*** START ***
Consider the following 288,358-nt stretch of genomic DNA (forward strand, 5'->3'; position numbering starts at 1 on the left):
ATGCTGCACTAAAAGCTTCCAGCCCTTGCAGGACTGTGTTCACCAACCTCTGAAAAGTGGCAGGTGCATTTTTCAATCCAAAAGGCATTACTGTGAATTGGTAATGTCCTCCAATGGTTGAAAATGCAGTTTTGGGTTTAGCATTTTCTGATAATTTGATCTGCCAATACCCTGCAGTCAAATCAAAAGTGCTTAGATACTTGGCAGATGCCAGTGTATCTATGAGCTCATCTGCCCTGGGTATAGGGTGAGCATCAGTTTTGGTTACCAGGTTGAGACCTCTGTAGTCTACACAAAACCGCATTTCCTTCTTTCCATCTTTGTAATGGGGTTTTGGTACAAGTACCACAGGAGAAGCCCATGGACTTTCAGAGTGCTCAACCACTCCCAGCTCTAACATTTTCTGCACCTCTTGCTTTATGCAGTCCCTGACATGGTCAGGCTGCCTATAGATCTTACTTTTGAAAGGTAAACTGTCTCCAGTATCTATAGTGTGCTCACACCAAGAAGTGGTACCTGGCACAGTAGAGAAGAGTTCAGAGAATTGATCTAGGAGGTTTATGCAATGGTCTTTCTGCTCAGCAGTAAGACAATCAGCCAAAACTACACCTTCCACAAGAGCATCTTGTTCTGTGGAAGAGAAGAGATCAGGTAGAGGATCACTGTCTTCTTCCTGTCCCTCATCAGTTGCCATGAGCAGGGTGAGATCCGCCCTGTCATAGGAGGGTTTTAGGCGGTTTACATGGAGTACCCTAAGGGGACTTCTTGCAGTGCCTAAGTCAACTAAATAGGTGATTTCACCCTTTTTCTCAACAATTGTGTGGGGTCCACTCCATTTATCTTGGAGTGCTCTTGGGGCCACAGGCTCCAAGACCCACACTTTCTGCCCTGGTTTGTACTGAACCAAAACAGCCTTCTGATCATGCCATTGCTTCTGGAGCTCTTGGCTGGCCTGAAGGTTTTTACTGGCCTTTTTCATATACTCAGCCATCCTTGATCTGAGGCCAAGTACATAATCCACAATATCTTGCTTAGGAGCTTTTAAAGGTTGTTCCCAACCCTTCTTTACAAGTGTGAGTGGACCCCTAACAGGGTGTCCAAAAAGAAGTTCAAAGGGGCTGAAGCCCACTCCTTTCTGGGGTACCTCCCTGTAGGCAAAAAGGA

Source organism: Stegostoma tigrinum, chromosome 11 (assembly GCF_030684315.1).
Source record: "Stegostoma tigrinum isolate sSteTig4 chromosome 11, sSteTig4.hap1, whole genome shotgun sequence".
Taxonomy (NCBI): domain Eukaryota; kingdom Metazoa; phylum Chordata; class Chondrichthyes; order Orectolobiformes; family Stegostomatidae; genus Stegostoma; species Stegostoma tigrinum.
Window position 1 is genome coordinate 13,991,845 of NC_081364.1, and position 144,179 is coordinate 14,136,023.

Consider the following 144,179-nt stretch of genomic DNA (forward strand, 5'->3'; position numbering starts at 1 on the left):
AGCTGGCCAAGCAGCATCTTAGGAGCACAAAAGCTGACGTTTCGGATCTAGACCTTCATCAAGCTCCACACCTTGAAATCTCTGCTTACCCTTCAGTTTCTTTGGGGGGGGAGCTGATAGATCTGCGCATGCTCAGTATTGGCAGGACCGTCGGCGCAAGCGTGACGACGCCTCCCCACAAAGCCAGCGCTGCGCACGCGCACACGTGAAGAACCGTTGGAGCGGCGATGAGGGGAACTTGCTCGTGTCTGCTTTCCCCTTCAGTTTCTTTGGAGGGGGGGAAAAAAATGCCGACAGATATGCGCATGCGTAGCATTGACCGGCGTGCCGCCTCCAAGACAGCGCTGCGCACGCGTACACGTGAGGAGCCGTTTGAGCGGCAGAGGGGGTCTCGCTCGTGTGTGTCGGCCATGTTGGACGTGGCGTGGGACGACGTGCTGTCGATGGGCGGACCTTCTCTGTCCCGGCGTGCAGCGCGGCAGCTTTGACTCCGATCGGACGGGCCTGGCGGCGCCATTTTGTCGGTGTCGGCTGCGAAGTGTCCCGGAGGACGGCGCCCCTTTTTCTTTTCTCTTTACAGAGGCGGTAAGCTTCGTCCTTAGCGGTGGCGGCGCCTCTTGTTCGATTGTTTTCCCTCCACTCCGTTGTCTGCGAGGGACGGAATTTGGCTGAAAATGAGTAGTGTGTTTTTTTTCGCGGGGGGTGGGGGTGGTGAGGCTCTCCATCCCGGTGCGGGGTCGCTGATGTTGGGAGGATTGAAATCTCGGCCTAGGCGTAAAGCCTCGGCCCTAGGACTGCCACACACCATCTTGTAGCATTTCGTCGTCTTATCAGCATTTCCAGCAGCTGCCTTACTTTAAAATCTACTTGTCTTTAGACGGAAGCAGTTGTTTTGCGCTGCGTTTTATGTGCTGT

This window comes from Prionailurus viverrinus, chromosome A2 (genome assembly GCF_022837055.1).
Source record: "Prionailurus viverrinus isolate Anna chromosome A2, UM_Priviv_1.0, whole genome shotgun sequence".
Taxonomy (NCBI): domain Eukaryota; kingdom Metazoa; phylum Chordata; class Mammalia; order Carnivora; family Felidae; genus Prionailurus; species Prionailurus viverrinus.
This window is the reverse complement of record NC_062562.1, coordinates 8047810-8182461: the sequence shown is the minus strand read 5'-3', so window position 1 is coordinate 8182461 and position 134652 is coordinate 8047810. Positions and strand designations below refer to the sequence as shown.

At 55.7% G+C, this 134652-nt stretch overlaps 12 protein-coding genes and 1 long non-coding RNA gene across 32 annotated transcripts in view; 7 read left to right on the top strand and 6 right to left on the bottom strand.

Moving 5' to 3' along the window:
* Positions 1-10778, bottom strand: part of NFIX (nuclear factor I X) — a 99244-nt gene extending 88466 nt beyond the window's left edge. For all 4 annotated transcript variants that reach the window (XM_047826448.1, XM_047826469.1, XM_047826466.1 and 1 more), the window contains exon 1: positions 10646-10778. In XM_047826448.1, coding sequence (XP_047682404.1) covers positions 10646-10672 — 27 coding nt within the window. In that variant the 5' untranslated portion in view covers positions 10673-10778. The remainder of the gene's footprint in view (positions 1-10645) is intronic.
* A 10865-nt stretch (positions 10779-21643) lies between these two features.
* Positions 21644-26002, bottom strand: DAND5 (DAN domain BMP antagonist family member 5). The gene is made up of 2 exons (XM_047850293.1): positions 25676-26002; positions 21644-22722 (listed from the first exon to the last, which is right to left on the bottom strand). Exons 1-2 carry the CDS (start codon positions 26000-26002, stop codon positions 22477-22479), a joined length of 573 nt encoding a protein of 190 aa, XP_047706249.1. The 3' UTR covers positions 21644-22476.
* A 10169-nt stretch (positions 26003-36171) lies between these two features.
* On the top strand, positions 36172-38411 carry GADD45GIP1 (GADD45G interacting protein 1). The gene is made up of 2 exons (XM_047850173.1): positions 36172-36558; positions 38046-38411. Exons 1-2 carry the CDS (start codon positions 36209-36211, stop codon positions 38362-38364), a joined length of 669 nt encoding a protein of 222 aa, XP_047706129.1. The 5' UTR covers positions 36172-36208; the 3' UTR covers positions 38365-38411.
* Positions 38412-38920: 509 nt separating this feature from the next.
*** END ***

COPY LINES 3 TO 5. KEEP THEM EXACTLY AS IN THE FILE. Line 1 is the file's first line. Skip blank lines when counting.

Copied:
Source organism: Stegostoma tigrinum, chromosome 11 (assembly GCF_030684315.1).
Source record: "Stegostoma tigrinum isolate sSteTig4 chromosome 11, sSteTig4.hap1, whole genome shotgun sequence".
Taxonomy (NCBI): domain Eukaryota; kingdom Metazoa; phylum Chordata; class Chondrichthyes; order Orectolobiformes; family Stegostomatidae; genus Stegostoma; species Stegostoma tigrinum.